Thursday, September 3, 2009

Absence makes the heart grow fonder

There were times last year, where I would have traded classes. 

There were times last year where I felt if certain students were sick, I would rejoice.

There were times last year when I wanted to pull my hair (or their hair) out.

But the age old saying is true:absence makes the heart grow fonder.

As I see, or correspond with my students from last year, my first class, it makes me excited.  These students, just 10 years younger then me tried my patience, made me proud, and frustrated me all the time last year.  But this year, probably because I don't see them 8 hours a day, 5 days a week I love seeing them!  They rush up, tell me how much they miss 6th grade, and fill me in on their lives. Whether it's K pulling a chair up by my desk and telling me the exciting news about the cute new boy after school. Or M writing me letters, passed through her sister, I love knowing I made an impact.  But as I read this post, it appears, rather clear, that they made an impact on me.  They helped me be a better teacher and person.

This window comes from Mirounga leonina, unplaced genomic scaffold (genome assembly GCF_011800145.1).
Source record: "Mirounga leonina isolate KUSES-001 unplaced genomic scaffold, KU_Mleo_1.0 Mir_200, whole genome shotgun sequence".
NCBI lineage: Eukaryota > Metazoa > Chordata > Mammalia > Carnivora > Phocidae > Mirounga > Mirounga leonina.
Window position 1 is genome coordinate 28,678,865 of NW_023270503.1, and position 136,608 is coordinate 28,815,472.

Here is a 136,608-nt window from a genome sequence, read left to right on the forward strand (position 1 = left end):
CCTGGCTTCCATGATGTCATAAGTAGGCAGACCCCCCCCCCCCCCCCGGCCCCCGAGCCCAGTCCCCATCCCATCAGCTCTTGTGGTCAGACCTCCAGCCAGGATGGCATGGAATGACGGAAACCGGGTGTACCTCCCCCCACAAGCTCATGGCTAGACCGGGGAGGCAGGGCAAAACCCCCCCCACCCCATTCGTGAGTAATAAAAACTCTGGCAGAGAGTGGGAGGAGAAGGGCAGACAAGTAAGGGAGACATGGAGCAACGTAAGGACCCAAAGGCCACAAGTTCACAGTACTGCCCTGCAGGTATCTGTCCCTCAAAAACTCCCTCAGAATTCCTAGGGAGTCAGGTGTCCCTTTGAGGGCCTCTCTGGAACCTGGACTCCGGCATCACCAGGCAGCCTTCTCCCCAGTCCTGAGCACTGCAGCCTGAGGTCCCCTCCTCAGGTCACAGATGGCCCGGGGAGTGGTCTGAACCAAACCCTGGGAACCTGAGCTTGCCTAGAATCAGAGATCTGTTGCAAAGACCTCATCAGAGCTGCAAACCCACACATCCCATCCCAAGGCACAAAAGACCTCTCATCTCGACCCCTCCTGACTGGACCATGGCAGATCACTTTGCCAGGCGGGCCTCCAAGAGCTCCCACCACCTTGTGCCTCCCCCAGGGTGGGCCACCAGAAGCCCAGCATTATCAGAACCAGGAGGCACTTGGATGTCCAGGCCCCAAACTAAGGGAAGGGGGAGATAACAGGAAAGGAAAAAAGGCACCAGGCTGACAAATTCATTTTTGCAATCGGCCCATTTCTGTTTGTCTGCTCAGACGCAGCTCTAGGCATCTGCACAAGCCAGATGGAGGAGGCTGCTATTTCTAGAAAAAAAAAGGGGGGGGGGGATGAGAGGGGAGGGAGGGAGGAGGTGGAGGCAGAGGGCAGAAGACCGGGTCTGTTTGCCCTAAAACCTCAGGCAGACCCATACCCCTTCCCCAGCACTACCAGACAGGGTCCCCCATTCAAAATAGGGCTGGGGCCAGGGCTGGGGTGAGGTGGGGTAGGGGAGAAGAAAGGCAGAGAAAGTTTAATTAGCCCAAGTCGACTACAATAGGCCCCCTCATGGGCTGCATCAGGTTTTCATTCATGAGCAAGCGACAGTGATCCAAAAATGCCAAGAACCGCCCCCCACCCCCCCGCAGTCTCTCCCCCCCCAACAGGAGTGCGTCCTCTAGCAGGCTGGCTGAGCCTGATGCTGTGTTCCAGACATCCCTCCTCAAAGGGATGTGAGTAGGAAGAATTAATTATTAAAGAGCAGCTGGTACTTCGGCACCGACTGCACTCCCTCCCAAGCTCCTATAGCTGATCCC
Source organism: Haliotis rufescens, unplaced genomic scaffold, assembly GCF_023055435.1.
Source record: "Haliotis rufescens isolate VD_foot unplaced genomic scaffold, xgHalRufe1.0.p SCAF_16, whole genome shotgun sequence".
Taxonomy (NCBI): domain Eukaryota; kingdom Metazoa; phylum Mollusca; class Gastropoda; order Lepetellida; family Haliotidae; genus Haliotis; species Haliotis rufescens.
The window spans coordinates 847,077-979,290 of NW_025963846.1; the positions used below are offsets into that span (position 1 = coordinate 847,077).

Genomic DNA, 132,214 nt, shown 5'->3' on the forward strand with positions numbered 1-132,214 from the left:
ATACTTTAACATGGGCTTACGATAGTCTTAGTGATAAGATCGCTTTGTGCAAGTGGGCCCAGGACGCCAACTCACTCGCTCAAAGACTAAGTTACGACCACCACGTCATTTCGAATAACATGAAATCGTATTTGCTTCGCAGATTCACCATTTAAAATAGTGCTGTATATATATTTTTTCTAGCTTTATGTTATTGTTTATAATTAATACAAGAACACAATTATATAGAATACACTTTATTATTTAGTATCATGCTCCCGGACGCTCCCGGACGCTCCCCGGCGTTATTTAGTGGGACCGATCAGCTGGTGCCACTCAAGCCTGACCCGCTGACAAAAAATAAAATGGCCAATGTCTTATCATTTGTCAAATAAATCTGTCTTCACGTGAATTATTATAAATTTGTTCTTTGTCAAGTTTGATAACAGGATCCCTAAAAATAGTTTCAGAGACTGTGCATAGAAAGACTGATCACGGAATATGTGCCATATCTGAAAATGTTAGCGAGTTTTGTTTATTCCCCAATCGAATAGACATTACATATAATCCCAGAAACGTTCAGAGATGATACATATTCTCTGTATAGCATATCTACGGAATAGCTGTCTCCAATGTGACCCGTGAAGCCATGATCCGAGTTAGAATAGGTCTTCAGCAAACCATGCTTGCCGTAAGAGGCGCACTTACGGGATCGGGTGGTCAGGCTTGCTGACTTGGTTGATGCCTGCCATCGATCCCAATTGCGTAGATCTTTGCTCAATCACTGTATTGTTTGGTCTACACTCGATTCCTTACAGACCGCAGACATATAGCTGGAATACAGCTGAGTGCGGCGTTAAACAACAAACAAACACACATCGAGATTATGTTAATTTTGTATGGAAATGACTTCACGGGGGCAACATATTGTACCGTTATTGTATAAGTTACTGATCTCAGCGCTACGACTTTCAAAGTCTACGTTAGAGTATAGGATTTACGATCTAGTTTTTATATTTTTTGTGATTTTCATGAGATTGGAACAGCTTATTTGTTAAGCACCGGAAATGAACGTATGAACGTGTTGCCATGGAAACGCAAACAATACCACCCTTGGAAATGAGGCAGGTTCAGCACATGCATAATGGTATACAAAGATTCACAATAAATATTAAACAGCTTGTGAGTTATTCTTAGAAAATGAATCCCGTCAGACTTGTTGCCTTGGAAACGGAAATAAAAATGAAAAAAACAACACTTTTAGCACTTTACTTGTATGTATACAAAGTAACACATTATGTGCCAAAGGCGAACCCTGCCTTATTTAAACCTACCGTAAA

Wednesday, September 2, 2009

Yes, that noise is coming from my room.

Something I've learned as a second year teacher:  I am not a miracle worker.

When I entered the teaching field last year, college had "prepared" me to help any child, modify any behavior, and raise everyone's self worth.  I felt like I could take on the world, and succeed. Maybe that year made a critic out of me, but this year, I'm just not buying it.  I can give 100% to my students and still, all will not necessarily learn, all will not feel good about themselves, or get along with their peers.  I can bend over backwards, dance in front of the class, and work one-on-one with every student, and still all will not understand everything.  It all comes down to one thing: them giving a rip.....for 12 year olds that's demanding a lot.  

They are too old to be little kids, who want to impress their teachers and parents.  They are not old enough to care about their future. So somewhere in there, lies me, responsible for showing them the light.  I say all of this to lead up to the tantrum thrown in my room today.  This year I have a student who was placed in my room this year, instead of the smaller class setting she was accustom to.  She enjoyed being in my class, but literally would not participate in anything...including recess, lunch, gym, music, let alone anything academic.  So today, when being moved to a smaller setting,  she decided to really let the principal, new teacher, and 6th grade wing have it.   That's right folks, temper tantrum, 12 years old, 50 minutes. 

My next degree will be in psychology.